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Waste Not
Ocean Conservancy Plan Could Cut Ocean Plastic Waste 45% by 2025, 100% by 2035

Ocean Conservancy on Wednesday released a report that proposes a four-point solution to cutting ocean plastic waste by 45 percent by 2025 with the ultimate goal of eradicating the issue by 2035.

Stemming the Tide: Land-based strategies for a plastic-free ocean is a first-of-its-kind, solutions-oriented report in partnership with the McKinsey Center for Business and Environment that outlines specific, land-based solutions for plastic waste in the ocean, starting with the elimination of plastic waste leakage in five priority countries: China, Indonesia, Philippines, Vietnam and Thailand.

The report estimates that total costs for implementing these solutions could be contained at $5 billion a year, with significant returns to the global economy.

Eight million metric tons of plastic leak into the world's ocean every year and the amounts continue to grow, Ocean Conservancy says. Without concerted global action, there could be one ton of plastic for every 3 tons of fish by 2025, leading to massive environmental, economic and health issues. And at least 80 percent of ocean plastic originates from land-based sources.

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The report underscores the important role of businesses in driving the solutions and catalyzing public and private investment to solve the problem of ocean plastic leakage.

In the short and medium term, the report calls for accelerated development of waste collection and plugging of post-collection leakage, followed by the development and rollout of commercially viable treatment options.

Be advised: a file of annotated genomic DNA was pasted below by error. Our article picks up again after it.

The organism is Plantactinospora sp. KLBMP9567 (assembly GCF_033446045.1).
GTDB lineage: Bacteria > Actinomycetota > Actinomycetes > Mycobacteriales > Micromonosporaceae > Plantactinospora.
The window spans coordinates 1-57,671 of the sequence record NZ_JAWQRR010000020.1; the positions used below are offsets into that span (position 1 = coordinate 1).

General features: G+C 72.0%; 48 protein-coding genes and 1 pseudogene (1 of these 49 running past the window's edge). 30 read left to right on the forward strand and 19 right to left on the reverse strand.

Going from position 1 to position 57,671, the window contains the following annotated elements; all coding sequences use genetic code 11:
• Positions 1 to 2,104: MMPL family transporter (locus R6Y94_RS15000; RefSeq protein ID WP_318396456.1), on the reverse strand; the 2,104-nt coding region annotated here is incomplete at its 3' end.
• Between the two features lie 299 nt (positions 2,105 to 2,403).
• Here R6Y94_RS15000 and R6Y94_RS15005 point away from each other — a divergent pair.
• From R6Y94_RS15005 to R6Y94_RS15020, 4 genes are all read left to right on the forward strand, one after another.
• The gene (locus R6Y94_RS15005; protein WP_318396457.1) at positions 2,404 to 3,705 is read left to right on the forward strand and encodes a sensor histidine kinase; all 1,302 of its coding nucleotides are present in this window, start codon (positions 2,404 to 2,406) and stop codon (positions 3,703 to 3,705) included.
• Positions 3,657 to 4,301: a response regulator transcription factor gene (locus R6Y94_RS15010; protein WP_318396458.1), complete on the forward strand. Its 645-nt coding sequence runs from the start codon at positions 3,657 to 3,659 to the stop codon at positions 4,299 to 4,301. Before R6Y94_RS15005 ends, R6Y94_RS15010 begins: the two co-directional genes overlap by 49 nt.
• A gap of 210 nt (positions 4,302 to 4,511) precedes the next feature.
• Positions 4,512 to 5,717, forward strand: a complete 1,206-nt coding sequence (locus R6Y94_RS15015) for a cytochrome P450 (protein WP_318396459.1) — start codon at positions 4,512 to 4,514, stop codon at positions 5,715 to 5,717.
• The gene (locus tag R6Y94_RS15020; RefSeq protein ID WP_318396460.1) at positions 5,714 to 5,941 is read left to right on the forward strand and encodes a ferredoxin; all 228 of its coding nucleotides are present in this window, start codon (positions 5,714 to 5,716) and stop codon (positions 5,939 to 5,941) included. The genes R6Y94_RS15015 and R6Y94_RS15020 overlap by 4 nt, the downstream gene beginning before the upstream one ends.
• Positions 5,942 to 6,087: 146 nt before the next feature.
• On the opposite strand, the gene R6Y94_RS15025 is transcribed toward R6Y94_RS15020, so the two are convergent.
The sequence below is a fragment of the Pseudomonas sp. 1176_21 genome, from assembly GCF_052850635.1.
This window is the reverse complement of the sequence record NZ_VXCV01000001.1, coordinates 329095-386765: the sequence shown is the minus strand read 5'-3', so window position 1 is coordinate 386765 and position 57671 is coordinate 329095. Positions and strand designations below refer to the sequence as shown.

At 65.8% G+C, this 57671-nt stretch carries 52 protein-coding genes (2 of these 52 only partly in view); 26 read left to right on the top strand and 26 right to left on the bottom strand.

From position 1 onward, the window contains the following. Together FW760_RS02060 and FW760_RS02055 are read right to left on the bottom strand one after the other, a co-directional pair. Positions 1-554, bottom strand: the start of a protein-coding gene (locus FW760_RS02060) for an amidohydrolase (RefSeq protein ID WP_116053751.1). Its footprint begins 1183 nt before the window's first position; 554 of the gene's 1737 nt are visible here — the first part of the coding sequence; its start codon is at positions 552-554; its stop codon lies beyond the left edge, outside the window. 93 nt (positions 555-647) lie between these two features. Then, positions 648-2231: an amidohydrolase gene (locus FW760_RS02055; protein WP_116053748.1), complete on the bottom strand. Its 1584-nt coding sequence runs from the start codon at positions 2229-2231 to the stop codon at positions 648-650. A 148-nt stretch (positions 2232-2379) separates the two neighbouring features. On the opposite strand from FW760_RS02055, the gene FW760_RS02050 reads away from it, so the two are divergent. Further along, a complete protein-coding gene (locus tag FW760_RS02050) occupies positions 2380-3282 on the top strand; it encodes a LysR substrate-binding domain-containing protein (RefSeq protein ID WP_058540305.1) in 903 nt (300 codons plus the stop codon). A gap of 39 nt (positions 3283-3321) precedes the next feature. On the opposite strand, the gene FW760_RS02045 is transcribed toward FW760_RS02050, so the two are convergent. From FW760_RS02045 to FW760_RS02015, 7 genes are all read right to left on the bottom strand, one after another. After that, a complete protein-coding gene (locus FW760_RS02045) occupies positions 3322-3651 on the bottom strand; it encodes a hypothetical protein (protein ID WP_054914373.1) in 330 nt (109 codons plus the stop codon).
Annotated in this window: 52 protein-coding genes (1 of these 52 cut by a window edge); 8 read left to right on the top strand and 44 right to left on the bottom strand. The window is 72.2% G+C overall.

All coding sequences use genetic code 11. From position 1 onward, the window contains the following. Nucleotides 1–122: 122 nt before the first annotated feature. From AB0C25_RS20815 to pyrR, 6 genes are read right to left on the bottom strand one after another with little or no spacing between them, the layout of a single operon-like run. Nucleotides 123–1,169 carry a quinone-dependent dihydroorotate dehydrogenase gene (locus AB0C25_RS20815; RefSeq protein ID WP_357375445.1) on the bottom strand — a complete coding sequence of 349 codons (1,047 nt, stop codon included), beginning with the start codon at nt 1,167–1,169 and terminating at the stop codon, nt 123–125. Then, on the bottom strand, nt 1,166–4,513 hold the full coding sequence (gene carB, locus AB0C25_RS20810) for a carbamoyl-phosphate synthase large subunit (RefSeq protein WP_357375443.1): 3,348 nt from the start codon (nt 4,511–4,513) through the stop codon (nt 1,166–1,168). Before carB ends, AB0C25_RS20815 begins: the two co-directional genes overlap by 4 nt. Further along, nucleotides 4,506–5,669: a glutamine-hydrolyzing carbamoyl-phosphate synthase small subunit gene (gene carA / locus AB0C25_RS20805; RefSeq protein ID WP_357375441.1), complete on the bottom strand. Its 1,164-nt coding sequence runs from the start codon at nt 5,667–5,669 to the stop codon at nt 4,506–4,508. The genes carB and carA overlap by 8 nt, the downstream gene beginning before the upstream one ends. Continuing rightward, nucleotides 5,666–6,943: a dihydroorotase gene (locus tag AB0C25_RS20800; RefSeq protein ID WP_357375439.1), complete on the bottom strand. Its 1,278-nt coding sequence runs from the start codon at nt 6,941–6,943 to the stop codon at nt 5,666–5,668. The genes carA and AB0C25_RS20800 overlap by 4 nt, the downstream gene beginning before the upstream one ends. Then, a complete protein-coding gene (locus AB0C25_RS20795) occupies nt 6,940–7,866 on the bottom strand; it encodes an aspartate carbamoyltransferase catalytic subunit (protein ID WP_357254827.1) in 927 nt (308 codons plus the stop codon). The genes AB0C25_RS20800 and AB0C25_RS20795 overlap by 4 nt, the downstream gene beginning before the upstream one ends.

In the long term, the report identifies the critical need for innovations in recovery and treatment technologies, development of new materials and product designs that better facilitate reuse or recycling.

There is a need for all approaches and solutions to be tailored at the regional level, the report says, specifically in the five priority countries identified — which account for half of all plastic leakage globally. Although countries have made major improvements in curbing plastic leakage, greater global support is needed to scale impact swiftly in these priority regions.

The next 10 years will be critical to effectively solving the problem of ocean plastic, the report warns. To achieve success, a concerted global response driven by an international coalition of companies, governments and NGOs will need to catalyze commitments from political leadership, provide local "proofs of concept," provide waste management technology support and prioritize the ocean plastic waste issue as part of the global policy agenda on the ocean and the environment.

More than five trillion pieces of plastic, collectively weighing nearly 269,000 tons, are floating in the world’s oceans and causing damage throughout the food chain, according to research by the 5 Gyres Institute — and there’s even more littering the ocean floor.

Earlier this year, 20-year-old Dutch entrepreneur Boyan Slat made headlines when he claimed to have created a method for cost-effectively cleaning up ocean plastic waste. Set to launch next year, The Ocean Cleanup will passively collect plastic debris in the waters between Japan and South Korea, near the island group of Tsushima. The system will act as a barrier, trapping floating debris and allowing ships to pick it up using a conveyor belt 7,900 times faster than current methods, and at just 3 percent of the current cost.


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